You might have already read my blog post about making a wedding ceremony cake for my mum and her partner’s wedding. If not, go and read it now! Not only did I make a cake for the ceremony, I also made cakes for the party. Three two-tiered cakes to be exact. I wanted to share how it all went, and hopefully show that homemade wedding cakes are definitely possible.
As you may know if you follow me on Instagram, my mum and her lovely partner Mark, recently got married. The ceremony and party were over separate weekends, but both were filled with family, friends and all the things they both love. There was great music, emotional speeches, a beautiful homemade vibe and a lot of cake.
It seems like the joys of spring have finally descended, and the blossoming trees, gamboling lambs and rolling green fields in Derbyshire are making me feel very lucky to be living in such a beautiful place. Even more excitingly, the hodge podge vegetable garden I’ve assembled in a variety of pots has already started to produce exciting treats. So far that’s just a bunch of radishes and a few handfuls of chard and spinach, but across the summer I’m looking forward to my own peppers, courgettes, tomatoes, herbs, chillis and cucamelons, which supposed taste like cucumbers with a hint of lime, but are the size of a grape.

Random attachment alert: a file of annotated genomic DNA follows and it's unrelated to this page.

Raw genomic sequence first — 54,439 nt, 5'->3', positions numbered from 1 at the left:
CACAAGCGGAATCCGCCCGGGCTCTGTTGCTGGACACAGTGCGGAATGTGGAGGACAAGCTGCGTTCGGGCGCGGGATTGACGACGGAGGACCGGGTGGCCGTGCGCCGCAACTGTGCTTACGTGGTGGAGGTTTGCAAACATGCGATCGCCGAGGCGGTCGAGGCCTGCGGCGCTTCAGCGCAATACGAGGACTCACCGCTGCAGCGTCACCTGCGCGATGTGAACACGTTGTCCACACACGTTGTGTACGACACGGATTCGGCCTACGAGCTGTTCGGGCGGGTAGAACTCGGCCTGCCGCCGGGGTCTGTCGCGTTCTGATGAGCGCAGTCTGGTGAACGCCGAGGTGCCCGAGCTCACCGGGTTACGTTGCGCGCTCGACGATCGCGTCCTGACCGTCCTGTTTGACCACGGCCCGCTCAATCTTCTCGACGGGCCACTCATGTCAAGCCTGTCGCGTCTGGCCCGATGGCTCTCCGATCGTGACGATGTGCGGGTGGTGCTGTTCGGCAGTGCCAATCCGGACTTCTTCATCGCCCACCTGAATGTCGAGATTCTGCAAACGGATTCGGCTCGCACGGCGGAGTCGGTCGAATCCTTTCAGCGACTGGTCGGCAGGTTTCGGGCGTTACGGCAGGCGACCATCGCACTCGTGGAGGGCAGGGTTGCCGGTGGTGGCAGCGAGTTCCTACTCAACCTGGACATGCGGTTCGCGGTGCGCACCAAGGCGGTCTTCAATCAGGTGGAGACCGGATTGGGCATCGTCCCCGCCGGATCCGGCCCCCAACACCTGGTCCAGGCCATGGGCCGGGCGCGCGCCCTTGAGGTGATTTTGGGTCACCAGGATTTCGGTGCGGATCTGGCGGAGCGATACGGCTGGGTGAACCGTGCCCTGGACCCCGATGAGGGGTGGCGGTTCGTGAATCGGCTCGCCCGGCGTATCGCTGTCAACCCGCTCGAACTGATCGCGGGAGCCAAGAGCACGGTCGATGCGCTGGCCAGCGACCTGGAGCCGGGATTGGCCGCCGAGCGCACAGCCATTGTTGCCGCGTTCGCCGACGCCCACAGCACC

There are certain recipes that the first time you make them, you know they’re going to be a reliable friend for a long time. Dan Lepard has provided several of these (roast cocoa cookies, anyone?), and a few weeks ago I finally got round to buying one of his books, Short and Sweet. Settling down with some sticky tabs and a cup of tea, I ended up marking about a third of the recipes as ones to try, and these Rye, Raisin and Chocolate Cookies were the most tempting of the lot.
Sometimes baking can really lift your mood in ways you don’t expect. I made this Floral Carrot Cake with Orange Buttercream on a very rainy day. With lots of baking on the day’s list, and still wearing my PJs, I was in a massive grump. One of those grumbly for no reason moods. And I couldn’t work out how to shake it. My favourite Easter biscuits were delicious but seemed unphotographable. I missed a chilling step in a batch of Lemon bars and they ended up unpleasing greasy. The kitchen was a mess and I felt lazy and useless.
Easter is a big deal in my family. Ever since I can remember it’s been marked with celebrations, normally with my cousins, family friends and more. When we were little these celebrations involved rolling eggs we’d painted down hills, welly wanging (not as rude as it sounds!), and culminated in the inevitable chocolate egg hunt. Although I haven’t thrown my welly across a field in over a decade, the Easter Egg Hunt is still a huge feature of every spring.
Sometimes the simplest recipes are the best. I first had these Easter biscuits at my boyfriend’s family’s house, as one of about 10 amazing bakes made by his mum. She kindly gave me the recipe and I’ve been making them ever since.